Griselda - bronze by Alfred Drury RA

Griselda - bronze by Alfred Drury RA




Signed: A DRURY
Bronze, on green marble base

27 cm., 10 ½ in. high

Born in Islington, London, Drury was raised in Oxford where his father owned and inn. He attended Oxford School of Art and then the National Art Training School, South Kensington (1877-1881) where he was taught by F W Moody and then by the French sculptor Jules Dalou. Between 1881-5 Drury worked in Paris with Dalou and on his return to London he worked briefly as an assistant to Sir Edgar Boehm. He was a key artist of the New Sculpture movement and during his long career he completed many architectural groups and figure pieces. His major commissions for architectural and monumental works including groups for Leeds City Square, the front of the Victoria and Albert Museum, Vauxhall Bridge and the War Office Building, Whitehall.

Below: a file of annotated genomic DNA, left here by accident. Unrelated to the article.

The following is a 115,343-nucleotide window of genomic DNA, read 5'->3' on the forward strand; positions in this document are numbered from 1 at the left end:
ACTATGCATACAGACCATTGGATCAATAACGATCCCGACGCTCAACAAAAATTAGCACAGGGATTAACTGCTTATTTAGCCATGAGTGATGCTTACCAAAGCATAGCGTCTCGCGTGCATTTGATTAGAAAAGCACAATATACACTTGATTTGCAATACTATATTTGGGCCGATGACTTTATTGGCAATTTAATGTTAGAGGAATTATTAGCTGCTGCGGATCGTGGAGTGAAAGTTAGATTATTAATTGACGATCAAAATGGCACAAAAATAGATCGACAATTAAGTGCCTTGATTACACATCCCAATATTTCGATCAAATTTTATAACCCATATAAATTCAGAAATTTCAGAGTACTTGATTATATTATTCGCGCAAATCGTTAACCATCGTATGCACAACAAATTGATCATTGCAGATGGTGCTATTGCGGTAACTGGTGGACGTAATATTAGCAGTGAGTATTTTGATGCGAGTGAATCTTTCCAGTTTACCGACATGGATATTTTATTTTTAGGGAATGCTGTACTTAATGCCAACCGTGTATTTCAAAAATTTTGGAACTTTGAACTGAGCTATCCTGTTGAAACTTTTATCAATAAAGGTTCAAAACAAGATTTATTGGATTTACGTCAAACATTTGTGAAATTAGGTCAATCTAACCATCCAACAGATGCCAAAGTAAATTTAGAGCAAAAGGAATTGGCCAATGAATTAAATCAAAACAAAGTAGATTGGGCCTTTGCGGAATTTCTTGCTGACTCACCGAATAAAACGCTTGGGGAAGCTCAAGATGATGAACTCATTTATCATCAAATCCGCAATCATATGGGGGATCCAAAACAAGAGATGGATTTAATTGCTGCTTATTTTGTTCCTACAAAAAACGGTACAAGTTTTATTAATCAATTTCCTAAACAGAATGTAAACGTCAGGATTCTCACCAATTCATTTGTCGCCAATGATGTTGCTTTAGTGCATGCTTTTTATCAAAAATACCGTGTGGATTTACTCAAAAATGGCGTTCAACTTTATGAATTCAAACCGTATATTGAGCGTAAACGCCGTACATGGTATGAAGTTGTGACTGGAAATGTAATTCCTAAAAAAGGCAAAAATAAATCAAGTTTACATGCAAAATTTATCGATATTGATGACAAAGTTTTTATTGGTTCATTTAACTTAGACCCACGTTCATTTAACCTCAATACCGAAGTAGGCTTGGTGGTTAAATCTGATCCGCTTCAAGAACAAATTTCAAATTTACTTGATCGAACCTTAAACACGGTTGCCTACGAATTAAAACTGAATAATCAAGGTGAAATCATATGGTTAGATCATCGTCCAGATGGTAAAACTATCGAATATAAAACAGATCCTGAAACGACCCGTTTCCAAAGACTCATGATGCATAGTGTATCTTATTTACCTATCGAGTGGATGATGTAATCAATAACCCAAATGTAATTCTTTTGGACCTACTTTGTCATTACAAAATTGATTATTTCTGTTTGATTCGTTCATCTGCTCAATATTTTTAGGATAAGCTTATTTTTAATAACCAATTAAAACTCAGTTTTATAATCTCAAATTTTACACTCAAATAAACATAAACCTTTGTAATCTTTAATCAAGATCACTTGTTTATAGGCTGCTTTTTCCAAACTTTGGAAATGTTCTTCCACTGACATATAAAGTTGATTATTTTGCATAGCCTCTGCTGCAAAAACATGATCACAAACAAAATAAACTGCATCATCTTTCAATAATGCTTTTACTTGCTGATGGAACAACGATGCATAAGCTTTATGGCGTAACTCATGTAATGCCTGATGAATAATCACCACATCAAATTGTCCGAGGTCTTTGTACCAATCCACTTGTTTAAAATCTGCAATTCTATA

Griselda is the heroine of the Decameron (1358), a story of faithful love by the Italian author Boccaccio. A poor country girl, she was chosen by the Marquis of Aluzzo to be his wife, but in order to try her patience he set her various tests and trials, removing her children and sending her back to her father’s cottage for many years before finally reinstating her. The costume and the way the bust is cut straight across are all indebted to Renaissance sculpture. Drury’s large version of Griselda was exhibited at the Royal Academy in 1896 (no.1836) and is now in the collection of the Tate Gallery, London. Drury made three different versions of Griselda.